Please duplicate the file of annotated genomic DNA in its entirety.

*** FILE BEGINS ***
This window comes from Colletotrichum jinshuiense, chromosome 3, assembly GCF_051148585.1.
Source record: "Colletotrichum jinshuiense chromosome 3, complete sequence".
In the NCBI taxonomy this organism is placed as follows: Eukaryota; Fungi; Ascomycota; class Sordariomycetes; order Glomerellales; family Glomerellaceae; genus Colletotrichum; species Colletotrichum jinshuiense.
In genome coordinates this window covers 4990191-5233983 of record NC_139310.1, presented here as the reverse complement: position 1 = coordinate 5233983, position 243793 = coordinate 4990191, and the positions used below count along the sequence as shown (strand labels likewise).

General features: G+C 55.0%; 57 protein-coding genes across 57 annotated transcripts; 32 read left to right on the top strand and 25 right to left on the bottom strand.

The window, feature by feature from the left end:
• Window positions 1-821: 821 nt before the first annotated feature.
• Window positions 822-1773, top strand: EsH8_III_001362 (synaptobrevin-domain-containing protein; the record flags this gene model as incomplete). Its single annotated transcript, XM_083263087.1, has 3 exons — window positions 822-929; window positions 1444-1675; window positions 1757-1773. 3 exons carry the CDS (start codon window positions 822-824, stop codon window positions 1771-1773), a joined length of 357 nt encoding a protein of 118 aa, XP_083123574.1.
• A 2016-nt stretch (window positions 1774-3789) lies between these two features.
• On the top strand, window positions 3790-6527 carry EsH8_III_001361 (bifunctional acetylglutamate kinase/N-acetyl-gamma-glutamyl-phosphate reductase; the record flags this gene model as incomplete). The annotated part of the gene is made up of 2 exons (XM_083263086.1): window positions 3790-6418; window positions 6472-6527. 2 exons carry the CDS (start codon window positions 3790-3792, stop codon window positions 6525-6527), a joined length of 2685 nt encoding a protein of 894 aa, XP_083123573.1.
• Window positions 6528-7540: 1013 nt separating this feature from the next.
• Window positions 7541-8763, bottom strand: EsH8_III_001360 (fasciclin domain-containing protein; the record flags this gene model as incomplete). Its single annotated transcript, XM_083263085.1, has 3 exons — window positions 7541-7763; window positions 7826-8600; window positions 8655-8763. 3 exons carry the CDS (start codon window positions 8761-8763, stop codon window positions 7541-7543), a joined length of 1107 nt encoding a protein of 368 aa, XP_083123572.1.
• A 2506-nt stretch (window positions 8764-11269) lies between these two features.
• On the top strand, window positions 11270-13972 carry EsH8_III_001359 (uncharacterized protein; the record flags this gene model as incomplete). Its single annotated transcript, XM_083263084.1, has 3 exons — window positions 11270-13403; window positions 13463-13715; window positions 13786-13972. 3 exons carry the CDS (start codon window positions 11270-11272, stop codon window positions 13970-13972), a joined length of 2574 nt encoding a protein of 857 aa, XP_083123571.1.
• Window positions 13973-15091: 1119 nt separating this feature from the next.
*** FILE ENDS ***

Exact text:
This window comes from Colletotrichum jinshuiense, chromosome 3, assembly GCF_051148585.1.
Source record: "Colletotrichum jinshuiense chromosome 3, complete sequence".
In the NCBI taxonomy this organism is placed as follows: Eukaryota; Fungi; Ascomycota; class Sordariomycetes; order Glomerellales; family Glomerellaceae; genus Colletotrichum; species Colletotrichum jinshuiense.
In genome coordinates this window covers 4990191-5233983 of record NC_139310.1, presented here as the reverse complement: position 1 = coordinate 5233983, position 243793 = coordinate 4990191, and the positions used below count along the sequence as shown (strand labels likewise).

General features: G+C 55.0%; 57 protein-coding genes across 57 annotated transcripts; 32 read left to right on the top strand and 25 right to left on the bottom strand.

The window, feature by feature from the left end:
• Window positions 1-821: 821 nt before the first annotated feature.
• Window positions 822-1773, top strand: EsH8_III_001362 (synaptobrevin-domain-containing protein; the record flags this gene model as incomplete). Its single annotated transcript, XM_083263087.1, has 3 exons — window positions 822-929; window positions 1444-1675; window positions 1757-1773. 3 exons carry the CDS (start codon window positions 822-824, stop codon window positions 1771-1773), a joined length of 357 nt encoding a protein of 118 aa, XP_083123574.1.
• A 2016-nt stretch (window positions 1774-3789) lies between these two features.
• On the top strand, window positions 3790-6527 carry EsH8_III_001361 (bifunctional acetylglutamate kinase/N-acetyl-gamma-glutamyl-phosphate reductase; the record flags this gene model as incomplete). The annotated part of the gene is made up of 2 exons (XM_083263086.1): window positions 3790-6418; window positions 6472-6527. 2 exons carry the CDS (start codon window positions 3790-3792, stop codon window positions 6525-6527), a joined length of 2685 nt encoding a protein of 894 aa, XP_083123573.1.
• Window positions 6528-7540: 1013 nt separating this feature from the next.
• Window positions 7541-8763, bottom strand: EsH8_III_001360 (fasciclin domain-containing protein; the record flags this gene model as incomplete). Its single annotated transcript, XM_083263085.1, has 3 exons — window positions 7541-7763; window positions 7826-8600; window positions 8655-8763. 3 exons carry the CDS (start codon window positions 8761-8763, stop codon window positions 7541-7543), a joined length of 1107 nt encoding a protein of 368 aa, XP_083123572.1.
• A 2506-nt stretch (window positions 8764-11269) lies between these two features.
• On the top strand, window positions 11270-13972 carry EsH8_III_001359 (uncharacterized protein; the record flags this gene model as incomplete). Its single annotated transcript, XM_083263084.1, has 3 exons — window positions 11270-13403; window positions 13463-13715; window positions 13786-13972. 3 exons carry the CDS (start codon window positions 11270-11272, stop codon window positions 13970-13972), a joined length of 2574 nt encoding a protein of 857 aa, XP_083123571.1.
• Window positions 13973-15091: 1119 nt separating this feature from the next.